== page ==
Growing Hamilton

Active travel network part of the Peacocke package

Hamilton City Council will be making it easy for Hamiltonians to walk, bike and scoot around in Peacocke, the city’s newest neighbourhood.

At yesterday’s (7 September 2021) Strategic Growth Committee, Council approved an investigation into the next stage of the transport network in Peacocke.

This includes the design for the east-west arterial road (Whatukooruru Drive) and the likely creation of a new shared walking and cycling pathway using wastewater pipeline bridges across two gullies in Peacocke.

Committee Chair Councillor Dave Macpherson said Council was keen to look at ways to maximise its investment in Peacocke and provide top quality transport facilities within the suburb.

“The wastewater network provides a great opportunity to add a walking and cycling path along the route of the planned pipes. We want to maximise our transport investment and deliver better outcomes for future residents and the wider community.”

The full scope of the new work will include two kilometres of off-road paths, two gully crossing bridges with connection to existing shared paths in Sandford Park and beyond. Path users will be able to enjoy the protected gully areas safely, without impacting the native fauna or environment.

Conceptual visualisation of a shared path for pedestrians and cyclists on top of gully bridge crossing as part of the wastewater pipe network in Peacocke.

Conceptual visualisation of a shared path for pedestrians and cyclists on top of gully bridge crossing as part of the wastewater pipe network in Peacocke.

“Delivering crucial infrastructure, promoting active travel options and protecting the environment in one project is a hefty challenge which our staff have delivered on here.”

Councillor Macpherson said active and public transport have been primary considerations for the transport network in Peacocke since the start, and that was reflected in the design for Whatukooruru Drive.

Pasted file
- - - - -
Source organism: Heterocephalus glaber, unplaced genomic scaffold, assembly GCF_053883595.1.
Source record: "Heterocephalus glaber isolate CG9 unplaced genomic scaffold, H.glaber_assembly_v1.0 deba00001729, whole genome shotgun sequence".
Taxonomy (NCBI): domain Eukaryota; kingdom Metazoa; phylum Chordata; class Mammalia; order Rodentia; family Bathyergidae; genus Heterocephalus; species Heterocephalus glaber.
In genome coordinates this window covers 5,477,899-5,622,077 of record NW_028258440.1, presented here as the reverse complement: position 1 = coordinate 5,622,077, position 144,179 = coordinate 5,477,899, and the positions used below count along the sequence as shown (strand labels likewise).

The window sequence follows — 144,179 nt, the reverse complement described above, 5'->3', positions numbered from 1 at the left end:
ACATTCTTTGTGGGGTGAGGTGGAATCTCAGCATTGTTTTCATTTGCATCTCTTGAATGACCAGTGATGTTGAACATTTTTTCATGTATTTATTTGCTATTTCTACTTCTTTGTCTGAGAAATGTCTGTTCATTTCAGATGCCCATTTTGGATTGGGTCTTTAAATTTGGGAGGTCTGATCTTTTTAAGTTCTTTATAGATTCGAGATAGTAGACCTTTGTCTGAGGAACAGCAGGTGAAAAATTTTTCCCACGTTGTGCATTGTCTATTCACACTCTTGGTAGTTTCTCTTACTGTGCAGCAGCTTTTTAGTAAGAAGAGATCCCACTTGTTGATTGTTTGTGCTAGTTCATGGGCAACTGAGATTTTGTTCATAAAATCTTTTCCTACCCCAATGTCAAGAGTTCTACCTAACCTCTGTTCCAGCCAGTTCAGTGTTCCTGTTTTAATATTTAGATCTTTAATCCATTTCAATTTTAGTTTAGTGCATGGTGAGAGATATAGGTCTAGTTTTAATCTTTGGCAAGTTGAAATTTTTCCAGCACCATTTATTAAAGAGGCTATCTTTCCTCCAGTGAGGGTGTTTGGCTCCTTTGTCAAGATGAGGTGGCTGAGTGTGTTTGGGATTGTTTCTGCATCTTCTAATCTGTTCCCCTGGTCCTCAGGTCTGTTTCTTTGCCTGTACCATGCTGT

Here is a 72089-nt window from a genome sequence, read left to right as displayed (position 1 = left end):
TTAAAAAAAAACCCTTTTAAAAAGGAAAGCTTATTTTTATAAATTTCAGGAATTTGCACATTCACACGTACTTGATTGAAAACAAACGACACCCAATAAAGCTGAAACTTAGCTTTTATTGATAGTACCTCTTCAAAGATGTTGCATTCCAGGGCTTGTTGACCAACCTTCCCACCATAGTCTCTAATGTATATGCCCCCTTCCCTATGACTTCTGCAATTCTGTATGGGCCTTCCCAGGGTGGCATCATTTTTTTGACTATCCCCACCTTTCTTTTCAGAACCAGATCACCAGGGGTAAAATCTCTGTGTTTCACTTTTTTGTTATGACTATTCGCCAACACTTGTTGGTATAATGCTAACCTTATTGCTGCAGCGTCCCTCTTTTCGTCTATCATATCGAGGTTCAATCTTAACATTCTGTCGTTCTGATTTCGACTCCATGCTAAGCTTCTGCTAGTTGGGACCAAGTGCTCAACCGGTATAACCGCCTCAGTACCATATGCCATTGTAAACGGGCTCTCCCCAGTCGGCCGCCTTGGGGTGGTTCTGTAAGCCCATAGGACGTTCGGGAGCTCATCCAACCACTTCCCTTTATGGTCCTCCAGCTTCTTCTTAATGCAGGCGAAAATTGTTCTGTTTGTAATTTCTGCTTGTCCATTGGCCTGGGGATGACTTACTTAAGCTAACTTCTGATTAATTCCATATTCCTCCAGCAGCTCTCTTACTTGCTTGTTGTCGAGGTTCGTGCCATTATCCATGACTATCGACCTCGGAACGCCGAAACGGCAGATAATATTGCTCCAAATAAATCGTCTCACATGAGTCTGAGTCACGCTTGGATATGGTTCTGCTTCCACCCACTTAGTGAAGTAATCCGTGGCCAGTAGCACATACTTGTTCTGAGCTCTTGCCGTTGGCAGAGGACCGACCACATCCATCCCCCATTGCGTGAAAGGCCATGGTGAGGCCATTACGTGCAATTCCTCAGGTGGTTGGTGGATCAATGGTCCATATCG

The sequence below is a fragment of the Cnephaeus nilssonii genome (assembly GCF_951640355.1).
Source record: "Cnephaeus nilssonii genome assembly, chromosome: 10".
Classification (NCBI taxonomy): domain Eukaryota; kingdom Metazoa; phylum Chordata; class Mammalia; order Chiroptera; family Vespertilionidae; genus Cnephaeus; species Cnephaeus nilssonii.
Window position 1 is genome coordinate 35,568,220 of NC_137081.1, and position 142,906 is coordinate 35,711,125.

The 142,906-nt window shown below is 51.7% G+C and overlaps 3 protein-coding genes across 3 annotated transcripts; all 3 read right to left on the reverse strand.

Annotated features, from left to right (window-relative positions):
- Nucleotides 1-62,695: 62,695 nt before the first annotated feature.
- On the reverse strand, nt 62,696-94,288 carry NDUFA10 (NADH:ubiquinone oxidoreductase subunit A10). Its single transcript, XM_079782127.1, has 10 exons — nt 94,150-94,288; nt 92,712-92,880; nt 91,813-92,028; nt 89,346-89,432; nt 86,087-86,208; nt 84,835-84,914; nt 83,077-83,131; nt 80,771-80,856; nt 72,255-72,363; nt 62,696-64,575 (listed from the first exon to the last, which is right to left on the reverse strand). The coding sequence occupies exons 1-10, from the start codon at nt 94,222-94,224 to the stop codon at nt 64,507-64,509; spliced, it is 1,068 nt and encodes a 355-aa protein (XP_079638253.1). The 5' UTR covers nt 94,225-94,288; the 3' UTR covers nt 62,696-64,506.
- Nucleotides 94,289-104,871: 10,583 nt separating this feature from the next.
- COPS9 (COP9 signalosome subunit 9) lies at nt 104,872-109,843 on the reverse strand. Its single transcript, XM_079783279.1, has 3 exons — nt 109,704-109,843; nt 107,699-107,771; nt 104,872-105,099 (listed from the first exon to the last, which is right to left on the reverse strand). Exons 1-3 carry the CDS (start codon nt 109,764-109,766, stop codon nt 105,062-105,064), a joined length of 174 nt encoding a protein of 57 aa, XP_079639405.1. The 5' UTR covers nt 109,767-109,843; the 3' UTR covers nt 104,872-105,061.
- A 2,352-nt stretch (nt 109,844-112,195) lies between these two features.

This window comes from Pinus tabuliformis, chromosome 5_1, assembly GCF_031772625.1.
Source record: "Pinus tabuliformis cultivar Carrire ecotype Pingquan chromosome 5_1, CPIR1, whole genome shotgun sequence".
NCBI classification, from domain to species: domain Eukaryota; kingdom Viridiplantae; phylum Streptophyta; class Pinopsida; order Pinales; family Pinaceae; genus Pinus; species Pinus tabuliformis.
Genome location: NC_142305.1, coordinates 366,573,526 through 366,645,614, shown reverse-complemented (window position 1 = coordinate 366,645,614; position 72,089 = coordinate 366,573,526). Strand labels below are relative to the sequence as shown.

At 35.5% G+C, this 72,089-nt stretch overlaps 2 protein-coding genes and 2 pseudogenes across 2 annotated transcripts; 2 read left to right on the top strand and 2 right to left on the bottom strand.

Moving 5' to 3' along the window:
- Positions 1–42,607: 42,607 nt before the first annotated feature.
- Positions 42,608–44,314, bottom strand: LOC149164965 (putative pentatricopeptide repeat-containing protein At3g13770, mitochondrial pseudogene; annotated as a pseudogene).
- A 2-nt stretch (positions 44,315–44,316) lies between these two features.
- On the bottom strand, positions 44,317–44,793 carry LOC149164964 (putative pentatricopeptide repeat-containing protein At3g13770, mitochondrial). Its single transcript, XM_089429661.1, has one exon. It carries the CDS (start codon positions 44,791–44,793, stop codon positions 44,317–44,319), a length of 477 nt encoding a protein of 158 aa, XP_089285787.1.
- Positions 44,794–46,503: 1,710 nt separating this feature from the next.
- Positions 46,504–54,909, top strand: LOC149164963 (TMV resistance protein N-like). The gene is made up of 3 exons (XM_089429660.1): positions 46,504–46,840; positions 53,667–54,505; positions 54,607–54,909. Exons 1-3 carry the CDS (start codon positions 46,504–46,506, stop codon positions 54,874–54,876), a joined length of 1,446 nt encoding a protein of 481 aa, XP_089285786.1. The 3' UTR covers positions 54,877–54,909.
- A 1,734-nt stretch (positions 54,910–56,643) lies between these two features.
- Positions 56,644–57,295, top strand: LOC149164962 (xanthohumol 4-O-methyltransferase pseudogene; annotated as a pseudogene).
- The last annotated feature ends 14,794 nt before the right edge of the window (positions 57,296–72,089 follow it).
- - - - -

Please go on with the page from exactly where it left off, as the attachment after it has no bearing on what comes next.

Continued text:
“Providing safe and sustainable ways to get around and connect with the wider city are crucial for the success of the Peacocke community. From the outset, we will have travel options available that will enable residents to consider cheaper, quicker and more enjoyable options than jumping in the car by themselves to make a trip into the city.”

“While there is still a lot of work to be done, it makes sense to look at how we can fund and deliver these opportunities now, rather than trying to expensively retrofit them later,” he said.

The next stage of the project is to produce designs and look at opportunities to get funding support for the shared pathway, before updating Council in the next few months.

Peacocke is being built with the support from the Government’s Housing Infrastructure Fund, made up of a $180.3M 10-year interest-free loan and $110.1M of Waka Kotahi NZ Transport Agency subsidies.

The Peacocke programme will deliver a new bridge, a transport network that caters for public transport, pedestrians and cyclists, parks, and strategic water, wastewater and stormwater networks. Other work includes protecting and enhancing the environment, including the extensive gully system, opening the area to the Waikato River, and investigating community facilities which are also important parts of creating a new community in Peacocke.

When completed, Peacocke will be home for up to 20,000 Hamiltonians.

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